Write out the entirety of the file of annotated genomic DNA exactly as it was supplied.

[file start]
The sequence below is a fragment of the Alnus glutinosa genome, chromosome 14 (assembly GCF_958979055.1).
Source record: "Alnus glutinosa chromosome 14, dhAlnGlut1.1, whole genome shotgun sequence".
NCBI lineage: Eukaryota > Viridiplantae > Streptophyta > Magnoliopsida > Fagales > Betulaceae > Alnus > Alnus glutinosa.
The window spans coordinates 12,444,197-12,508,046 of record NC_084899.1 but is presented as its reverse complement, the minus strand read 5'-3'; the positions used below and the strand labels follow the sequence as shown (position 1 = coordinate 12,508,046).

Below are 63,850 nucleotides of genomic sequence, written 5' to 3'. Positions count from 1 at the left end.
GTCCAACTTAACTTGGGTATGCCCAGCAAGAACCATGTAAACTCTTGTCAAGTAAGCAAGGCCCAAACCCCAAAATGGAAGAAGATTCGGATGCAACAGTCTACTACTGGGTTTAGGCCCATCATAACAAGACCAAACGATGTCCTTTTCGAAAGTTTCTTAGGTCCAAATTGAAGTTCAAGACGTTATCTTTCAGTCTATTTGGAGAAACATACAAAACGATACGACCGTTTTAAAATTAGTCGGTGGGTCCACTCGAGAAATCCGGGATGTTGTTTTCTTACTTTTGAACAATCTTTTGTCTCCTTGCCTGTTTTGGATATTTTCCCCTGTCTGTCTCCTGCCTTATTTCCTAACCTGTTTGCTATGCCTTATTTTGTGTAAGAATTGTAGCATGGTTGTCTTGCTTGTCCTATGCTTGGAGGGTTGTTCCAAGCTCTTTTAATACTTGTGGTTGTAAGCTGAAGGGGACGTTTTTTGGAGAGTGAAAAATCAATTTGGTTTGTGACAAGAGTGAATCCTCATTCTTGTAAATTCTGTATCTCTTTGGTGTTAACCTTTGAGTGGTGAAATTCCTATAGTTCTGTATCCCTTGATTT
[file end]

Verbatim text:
The sequence below is a fragment of the Alnus glutinosa genome, chromosome 14 (assembly GCF_958979055.1).
Source record: "Alnus glutinosa chromosome 14, dhAlnGlut1.1, whole genome shotgun sequence".
NCBI lineage: Eukaryota > Viridiplantae > Streptophyta > Magnoliopsida > Fagales > Betulaceae > Alnus > Alnus glutinosa.
The window spans coordinates 12,444,197-12,508,046 of record NC_084899.1 but is presented as its reverse complement, the minus strand read 5'-3'; the positions used below and the strand labels follow the sequence as shown (position 1 = coordinate 12,508,046).

Below are 63,850 nucleotides of genomic sequence, written 5' to 3'. Positions count from 1 at the left end.
GTCCAACTTAACTTGGGTATGCCCAGCAAGAACCATGTAAACTCTTGTCAAGTAAGCAAGGCCCAAACCCCAAAATGGAAGAAGATTCGGATGCAACAGTCTACTACTGGGTTTAGGCCCATCATAACAAGACCAAACGATGTCCTTTTCGAAAGTTTCTTAGGTCCAAATTGAAGTTCAAGACGTTATCTTTCAGTCTATTTGGAGAAACATACAAAACGATACGACCGTTTTAAAATTAGTCGGTGGGTCCACTCGAGAAATCCGGGATGTTGTTTTCTTACTTTTGAACAATCTTTTGTCTCCTTGCCTGTTTTGGATATTTTCCCCTGTCTGTCTCCTGCCTTATTTCCTAACCTGTTTGCTATGCCTTATTTTGTGTAAGAATTGTAGCATGGTTGTCTTGCTTGTCCTATGCTTGGAGGGTTGTTCCAAGCTCTTTTAATACTTGTGGTTGTAAGCTGAAGGGGACGTTTTTTGGAGAGTGAAAAATCAATTTGGTTTGTGACAAGAGTGAATCCTCATTCTTGTAAATTCTGTATCTCTTTGGTGTTAACCTTTGAGTGGTGAAATTCCTATAGTTCTGTATCCCTTGATTT